Underrepresented communities face a host of challenges when it comes to obtaining a college degree. The University at Albany is being recognized for making it a priority to ensure every student has an equal chance to succeed.

UAlbany is the first SUNY institution, and college in the state, to earn the Seal of Excelencia. The honor is given to universities focused on Latino and Latina success.

“We were really taken by the challenge to demonstrate what we do with evidence and not merely proclaim our values, but demonstrate with evidence what we are able to accomplish,” says Gilbert Valverde, the vice provost for global strategy.

To get the seal, the university had to provide data showing its commitment.

For example, in 2012, less than 14% of UAlbany’s incoming freshman class was Hispanic or Latino. Fast forward to this year, and almost 21.5% of the freshman class identifies that way. The school has also seen higher retention and graduation rates.

It’s part of the reason Channel Castro, a sociology and pre-education student from the Bronx, chose to enroll in UAlbany. She says while the campus is not as diverse as her hometown, she doesn’t have to look far to find other students with similar backgrounds.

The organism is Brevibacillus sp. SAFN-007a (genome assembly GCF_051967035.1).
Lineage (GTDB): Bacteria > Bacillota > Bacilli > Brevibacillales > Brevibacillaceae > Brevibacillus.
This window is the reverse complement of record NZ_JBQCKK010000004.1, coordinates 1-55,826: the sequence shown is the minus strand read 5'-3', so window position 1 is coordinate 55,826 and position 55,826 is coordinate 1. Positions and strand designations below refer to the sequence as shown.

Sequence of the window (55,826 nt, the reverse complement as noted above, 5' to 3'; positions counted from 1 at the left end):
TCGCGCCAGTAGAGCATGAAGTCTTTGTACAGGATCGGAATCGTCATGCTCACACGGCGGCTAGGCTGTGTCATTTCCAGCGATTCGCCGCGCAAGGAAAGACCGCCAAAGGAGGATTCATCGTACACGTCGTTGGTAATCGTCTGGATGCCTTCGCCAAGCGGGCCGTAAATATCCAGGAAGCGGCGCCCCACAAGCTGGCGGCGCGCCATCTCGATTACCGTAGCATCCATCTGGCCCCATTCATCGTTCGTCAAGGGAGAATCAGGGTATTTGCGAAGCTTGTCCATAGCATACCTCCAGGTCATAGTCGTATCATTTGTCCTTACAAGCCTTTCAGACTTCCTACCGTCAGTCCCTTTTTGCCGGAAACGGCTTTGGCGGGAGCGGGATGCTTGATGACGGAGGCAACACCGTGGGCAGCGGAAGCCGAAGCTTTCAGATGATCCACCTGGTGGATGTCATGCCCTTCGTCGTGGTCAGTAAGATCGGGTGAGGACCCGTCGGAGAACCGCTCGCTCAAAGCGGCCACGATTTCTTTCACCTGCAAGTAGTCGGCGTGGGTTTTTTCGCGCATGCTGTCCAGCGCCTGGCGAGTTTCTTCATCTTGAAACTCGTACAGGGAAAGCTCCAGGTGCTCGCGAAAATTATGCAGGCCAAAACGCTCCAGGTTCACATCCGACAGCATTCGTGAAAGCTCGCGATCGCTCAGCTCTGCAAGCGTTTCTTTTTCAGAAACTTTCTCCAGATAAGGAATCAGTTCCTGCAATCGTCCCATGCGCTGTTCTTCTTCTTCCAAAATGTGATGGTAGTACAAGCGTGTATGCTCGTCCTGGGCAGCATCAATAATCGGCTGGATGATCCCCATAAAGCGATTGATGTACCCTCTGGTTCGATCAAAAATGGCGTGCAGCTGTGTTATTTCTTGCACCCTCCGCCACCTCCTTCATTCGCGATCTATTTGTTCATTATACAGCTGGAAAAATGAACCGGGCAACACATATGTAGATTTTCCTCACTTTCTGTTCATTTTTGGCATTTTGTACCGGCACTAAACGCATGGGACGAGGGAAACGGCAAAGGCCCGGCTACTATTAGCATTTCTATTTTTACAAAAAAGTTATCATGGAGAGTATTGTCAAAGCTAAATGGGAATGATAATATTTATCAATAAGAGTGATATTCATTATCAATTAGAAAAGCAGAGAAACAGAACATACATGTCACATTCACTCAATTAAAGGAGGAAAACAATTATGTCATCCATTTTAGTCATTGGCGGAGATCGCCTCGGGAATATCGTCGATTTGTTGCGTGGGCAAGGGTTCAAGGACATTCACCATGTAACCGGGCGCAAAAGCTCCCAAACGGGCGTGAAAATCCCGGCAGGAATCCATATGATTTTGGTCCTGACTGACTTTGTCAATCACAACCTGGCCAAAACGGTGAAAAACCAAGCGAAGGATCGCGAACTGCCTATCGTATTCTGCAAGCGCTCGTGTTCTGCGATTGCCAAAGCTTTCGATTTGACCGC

“I grew up being around a lot of diverse people, so when I was looking for a school, I wanted to find a school that fit the criteria,” says Castro.

But according to Valverde, there’s always room to improve.

“Every student enters the university with the expectation of succeeding, so until 100% of our students succeed, we won’t have entirely met our goal,” says Valverde.

UAlbany President Dr. Havidan Rodriguez is also making sure this happens on a national level. He was recently named to the White House’s President’s Advisory Commission on Advancing Educational Equity, Excellence, and Economic Opportunity for Hispanics.

“It’s incredibly important that we focus on facilitating the process to come into a university, to get a college degree, to remove the barriers that impede students from graduating from high school and then going on to obtain a university degree. So what are the challenges? What are the obstacles and what are the opportunities to ensure the success of our communities across the country?” says Rodriguez.

Those are questions the commission hopes to answer.

For Castro, the answer has been finding her community on campus, something she encourages other students to do.

“Don’t be scared, because you’ll be able to find your group of people, whether you feel like it’s taking too long your freshman year. Don’t stop reaching out,” says Castro.